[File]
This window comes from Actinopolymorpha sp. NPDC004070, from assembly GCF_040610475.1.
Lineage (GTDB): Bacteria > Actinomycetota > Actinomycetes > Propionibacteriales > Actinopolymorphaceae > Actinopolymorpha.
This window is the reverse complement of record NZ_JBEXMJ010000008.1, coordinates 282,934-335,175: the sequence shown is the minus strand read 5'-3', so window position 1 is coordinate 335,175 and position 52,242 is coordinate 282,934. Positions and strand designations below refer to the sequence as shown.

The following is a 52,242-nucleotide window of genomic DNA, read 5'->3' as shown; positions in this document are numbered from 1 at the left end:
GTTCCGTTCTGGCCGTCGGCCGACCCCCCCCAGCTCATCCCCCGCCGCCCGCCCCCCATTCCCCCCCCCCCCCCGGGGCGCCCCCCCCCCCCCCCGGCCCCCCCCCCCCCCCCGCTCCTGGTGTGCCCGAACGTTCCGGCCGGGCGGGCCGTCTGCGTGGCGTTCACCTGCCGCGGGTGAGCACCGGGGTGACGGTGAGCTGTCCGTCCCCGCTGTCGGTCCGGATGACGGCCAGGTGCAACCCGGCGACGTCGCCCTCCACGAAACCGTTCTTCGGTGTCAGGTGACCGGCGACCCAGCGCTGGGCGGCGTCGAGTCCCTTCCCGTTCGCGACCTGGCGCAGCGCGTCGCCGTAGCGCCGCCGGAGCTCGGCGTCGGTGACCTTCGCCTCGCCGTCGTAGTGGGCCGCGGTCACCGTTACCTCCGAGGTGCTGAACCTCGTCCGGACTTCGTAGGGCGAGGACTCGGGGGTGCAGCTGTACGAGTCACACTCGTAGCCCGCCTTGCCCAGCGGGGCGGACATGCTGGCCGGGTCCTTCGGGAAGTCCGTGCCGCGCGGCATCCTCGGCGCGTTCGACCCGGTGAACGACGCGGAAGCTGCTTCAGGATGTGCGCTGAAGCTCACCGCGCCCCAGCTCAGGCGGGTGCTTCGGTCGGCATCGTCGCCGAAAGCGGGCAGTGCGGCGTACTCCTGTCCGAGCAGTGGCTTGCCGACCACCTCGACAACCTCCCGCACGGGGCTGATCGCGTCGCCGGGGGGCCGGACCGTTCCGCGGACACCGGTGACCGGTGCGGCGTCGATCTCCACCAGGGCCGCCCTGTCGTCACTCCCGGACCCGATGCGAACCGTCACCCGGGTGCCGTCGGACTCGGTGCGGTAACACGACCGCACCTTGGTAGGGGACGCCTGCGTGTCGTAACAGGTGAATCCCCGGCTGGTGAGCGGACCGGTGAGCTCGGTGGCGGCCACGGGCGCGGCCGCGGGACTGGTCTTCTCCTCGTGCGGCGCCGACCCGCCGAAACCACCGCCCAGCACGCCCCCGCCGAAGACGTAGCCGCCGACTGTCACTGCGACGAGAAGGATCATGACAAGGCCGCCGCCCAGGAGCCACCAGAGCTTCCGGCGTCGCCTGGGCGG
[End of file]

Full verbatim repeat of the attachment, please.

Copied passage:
This window comes from Actinopolymorpha sp. NPDC004070, from assembly GCF_040610475.1.
Lineage (GTDB): Bacteria > Actinomycetota > Actinomycetes > Propionibacteriales > Actinopolymorphaceae > Actinopolymorpha.
This window is the reverse complement of record NZ_JBEXMJ010000008.1, coordinates 282,934-335,175: the sequence shown is the minus strand read 5'-3', so window position 1 is coordinate 335,175 and position 52,242 is coordinate 282,934. Positions and strand designations below refer to the sequence as shown.

The following is a 52,242-nucleotide window of genomic DNA, read 5'->3' as shown; positions in this document are numbered from 1 at the left end:
GTTCCGTTCTGGCCGTCGGCCGACCCCCCCCAGCTCATCCCCCGCCGCCCGCCCCCCATTCCCCCCCCCCCCCCGGGGCGCCCCCCCCCCCCCCCGGCCCCCCCCCCCCCCCCGCTCCTGGTGTGCCCGAACGTTCCGGCCGGGCGGGCCGTCTGCGTGGCGTTCACCTGCCGCGGGTGAGCACCGGGGTGACGGTGAGCTGTCCGTCCCCGCTGTCGGTCCGGATGACGGCCAGGTGCAACCCGGCGACGTCGCCCTCCACGAAACCGTTCTTCGGTGTCAGGTGACCGGCGACCCAGCGCTGGGCGGCGTCGAGTCCCTTCCCGTTCGCGACCTGGCGCAGCGCGTCGCCGTAGCGCCGCCGGAGCTCGGCGTCGGTGACCTTCGCCTCGCCGTCGTAGTGGGCCGCGGTCACCGTTACCTCCGAGGTGCTGAACCTCGTCCGGACTTCGTAGGGCGAGGACTCGGGGGTGCAGCTGTACGAGTCACACTCGTAGCCCGCCTTGCCCAGCGGGGCGGACATGCTGGCCGGGTCCTTCGGGAAGTCCGTGCCGCGCGGCATCCTCGGCGCGTTCGACCCGGTGAACGACGCGGAAGCTGCTTCAGGATGTGCGCTGAAGCTCACCGCGCCCCAGCTCAGGCGGGTGCTTCGGTCGGCATCGTCGCCGAAAGCGGGCAGTGCGGCGTACTCCTGTCCGAGCAGTGGCTTGCCGACCACCTCGACAACCTCCCGCACGGGGCTGATCGCGTCGCCGGGGGGCCGGACCGTTCCGCGGACACCGGTGACCGGTGCGGCGTCGATCTCCACCAGGGCCGCCCTGTCGTCACTCCCGGACCCGATGCGAACCGTCACCCGGGTGCCGTCGGACTCGGTGCGGTAACACGACCGCACCTTGGTAGGGGACGCCTGCGTGTCGTAACAGGTGAATCCCCGGCTGGTGAGCGGACCGGTGAGCTCGGTGGCGGCCACGGGCGCGGCCGCGGGACTGGTCTTCTCCTCGTGCGGCGCCGACCCGCCGAAACCACCGCCCAGCACGCCCCCGCCGAAGACGTAGCCGCCGACTGTCACTGCGACGAGAAGGATCATGACAAGGCCGCCGCCCAGGAGCCACCAGAGCTTCCGGCGTCGCCTGGGCGG